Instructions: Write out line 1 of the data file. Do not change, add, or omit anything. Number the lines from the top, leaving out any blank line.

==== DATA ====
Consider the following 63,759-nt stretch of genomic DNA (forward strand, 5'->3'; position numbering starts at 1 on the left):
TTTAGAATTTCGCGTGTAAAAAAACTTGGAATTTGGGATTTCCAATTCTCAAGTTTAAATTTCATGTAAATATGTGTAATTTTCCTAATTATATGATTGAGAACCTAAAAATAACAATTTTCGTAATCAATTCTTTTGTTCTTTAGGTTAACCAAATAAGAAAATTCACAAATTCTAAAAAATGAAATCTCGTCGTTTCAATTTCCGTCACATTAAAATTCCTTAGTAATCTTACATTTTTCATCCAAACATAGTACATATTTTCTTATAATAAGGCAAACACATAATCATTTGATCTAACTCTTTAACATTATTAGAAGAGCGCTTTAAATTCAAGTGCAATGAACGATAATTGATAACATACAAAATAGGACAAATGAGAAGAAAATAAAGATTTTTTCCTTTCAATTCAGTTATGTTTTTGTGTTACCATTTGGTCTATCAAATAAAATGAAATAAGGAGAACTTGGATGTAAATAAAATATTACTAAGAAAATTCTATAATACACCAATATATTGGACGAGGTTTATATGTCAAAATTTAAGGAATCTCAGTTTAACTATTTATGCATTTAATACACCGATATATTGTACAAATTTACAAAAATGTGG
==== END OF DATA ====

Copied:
Consider the following 63,759-nt stretch of genomic DNA (forward strand, 5'->3'; position numbering starts at 1 on the left):